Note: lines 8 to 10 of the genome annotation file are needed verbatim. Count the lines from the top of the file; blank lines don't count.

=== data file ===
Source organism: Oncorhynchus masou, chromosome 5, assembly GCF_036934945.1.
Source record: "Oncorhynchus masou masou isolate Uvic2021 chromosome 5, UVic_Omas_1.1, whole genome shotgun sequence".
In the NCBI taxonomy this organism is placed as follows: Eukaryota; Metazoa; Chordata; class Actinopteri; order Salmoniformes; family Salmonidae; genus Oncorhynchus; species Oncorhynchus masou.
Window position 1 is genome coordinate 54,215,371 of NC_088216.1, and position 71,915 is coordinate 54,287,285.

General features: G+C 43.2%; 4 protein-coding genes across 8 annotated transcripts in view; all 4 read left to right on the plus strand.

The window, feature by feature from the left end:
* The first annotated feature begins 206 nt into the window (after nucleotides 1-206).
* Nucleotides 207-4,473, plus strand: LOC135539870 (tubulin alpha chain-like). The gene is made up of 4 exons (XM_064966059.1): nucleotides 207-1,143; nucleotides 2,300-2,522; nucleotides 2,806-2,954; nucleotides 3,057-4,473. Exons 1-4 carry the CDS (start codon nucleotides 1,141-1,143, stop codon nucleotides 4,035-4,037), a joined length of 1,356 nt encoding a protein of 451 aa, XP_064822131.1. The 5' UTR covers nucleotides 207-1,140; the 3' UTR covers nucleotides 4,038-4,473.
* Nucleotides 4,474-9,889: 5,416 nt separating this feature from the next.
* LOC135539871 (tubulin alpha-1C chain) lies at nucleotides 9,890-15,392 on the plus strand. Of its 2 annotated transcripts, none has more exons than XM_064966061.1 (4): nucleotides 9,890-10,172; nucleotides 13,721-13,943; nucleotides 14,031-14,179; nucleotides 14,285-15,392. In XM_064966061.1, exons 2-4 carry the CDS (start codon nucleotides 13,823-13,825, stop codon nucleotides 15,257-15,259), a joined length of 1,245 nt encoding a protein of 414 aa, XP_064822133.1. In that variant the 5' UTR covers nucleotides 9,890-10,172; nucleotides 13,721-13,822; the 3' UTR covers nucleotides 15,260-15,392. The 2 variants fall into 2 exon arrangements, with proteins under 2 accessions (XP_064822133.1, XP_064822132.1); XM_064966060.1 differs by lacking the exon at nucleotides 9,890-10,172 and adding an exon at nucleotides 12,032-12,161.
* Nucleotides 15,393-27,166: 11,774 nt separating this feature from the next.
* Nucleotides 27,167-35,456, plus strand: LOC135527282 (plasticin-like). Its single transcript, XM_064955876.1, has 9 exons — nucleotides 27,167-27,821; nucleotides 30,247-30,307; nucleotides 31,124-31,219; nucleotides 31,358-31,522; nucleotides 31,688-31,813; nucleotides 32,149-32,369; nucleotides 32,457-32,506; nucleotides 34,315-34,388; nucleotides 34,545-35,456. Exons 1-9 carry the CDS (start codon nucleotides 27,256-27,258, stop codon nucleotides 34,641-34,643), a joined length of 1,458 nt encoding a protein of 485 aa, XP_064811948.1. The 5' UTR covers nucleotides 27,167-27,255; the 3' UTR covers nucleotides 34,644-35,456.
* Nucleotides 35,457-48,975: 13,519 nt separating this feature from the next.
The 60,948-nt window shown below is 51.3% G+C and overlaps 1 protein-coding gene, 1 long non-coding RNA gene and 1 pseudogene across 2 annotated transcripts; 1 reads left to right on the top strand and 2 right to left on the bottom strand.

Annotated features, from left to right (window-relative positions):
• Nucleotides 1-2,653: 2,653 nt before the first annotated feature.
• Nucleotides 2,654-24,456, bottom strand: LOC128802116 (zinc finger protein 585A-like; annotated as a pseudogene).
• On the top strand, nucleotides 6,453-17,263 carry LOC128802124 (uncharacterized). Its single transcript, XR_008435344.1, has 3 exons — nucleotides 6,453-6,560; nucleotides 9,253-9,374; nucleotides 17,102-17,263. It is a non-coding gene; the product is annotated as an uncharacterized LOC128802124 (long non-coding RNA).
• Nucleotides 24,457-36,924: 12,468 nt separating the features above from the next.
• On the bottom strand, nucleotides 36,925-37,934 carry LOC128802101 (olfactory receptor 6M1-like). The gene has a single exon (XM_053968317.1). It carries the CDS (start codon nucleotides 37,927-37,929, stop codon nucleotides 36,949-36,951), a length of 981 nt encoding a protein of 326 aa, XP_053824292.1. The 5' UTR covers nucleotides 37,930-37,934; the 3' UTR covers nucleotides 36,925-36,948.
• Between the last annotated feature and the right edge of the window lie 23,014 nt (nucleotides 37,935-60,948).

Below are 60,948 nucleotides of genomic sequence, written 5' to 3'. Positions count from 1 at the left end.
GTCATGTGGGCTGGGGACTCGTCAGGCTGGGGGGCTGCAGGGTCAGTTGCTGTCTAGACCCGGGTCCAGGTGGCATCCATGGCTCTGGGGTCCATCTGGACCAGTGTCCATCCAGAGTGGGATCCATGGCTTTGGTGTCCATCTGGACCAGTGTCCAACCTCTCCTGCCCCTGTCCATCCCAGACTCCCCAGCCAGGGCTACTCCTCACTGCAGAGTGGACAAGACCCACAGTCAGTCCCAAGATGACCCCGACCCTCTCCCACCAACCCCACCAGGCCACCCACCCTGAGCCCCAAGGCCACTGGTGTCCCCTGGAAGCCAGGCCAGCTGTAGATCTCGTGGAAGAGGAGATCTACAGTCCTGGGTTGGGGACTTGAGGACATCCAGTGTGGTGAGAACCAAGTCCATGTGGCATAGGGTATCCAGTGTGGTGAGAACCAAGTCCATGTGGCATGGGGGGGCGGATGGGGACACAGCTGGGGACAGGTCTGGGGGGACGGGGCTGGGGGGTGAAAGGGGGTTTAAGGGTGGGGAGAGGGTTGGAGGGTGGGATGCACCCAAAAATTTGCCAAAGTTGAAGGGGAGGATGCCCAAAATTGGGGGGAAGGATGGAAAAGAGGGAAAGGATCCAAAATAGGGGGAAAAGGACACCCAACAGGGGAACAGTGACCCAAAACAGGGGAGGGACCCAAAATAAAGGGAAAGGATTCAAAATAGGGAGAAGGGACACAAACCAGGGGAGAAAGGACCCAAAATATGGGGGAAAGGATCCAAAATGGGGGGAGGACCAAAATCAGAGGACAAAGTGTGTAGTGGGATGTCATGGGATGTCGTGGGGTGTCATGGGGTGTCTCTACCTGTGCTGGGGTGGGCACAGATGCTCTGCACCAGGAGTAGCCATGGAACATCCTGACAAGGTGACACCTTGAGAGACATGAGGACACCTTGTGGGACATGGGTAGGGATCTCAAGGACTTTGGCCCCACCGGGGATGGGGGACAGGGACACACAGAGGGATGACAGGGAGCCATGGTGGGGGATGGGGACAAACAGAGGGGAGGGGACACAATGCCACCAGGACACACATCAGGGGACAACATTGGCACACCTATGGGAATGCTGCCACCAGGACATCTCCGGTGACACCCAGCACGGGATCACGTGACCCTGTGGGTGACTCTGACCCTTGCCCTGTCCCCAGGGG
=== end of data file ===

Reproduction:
* Nucleotides 207-4,473, plus strand: LOC135539870 (tubulin alpha chain-like). The gene is made up of 4 exons (XM_064966059.1): nucleotides 207-1,143; nucleotides 2,300-2,522; nucleotides 2,806-2,954; nucleotides 3,057-4,473. Exons 1-4 carry the CDS (start codon nucleotides 1,141-1,143, stop codon nucleotides 4,035-4,037), a joined length of 1,356 nt encoding a protein of 451 aa, XP_064822131.1. The 5' UTR covers nucleotides 207-1,140; the 3' UTR covers nucleotides 4,038-4,473.
* Nucleotides 4,474-9,889: 5,416 nt separating this feature from the next.
* LOC135539871 (tubulin alpha-1C chain) lies at nucleotides 9,890-15,392 on the plus strand. Of its 2 annotated transcripts, none has more exons than XM_064966061.1 (4): nucleotides 9,890-10,172; nucleotides 13,721-13,943; nucleotides 14,031-14,179; nucleotides 14,285-15,392. In XM_064966061.1, exons 2-4 carry the CDS (start codon nucleotides 13,823-13,825, stop codon nucleotides 15,257-15,259), a joined length of 1,245 nt encoding a protein of 414 aa, XP_064822133.1. In that variant the 5' UTR covers nucleotides 9,890-10,172; nucleotides 13,721-13,822; the 3' UTR covers nucleotides 15,260-15,392. The 2 variants fall into 2 exon arrangements, with proteins under 2 accessions (XP_064822133.1, XP_064822132.1); XM_064966060.1 differs by lacking the exon at nucleotides 9,890-10,172 and adding an exon at nucleotides 12,032-12,161.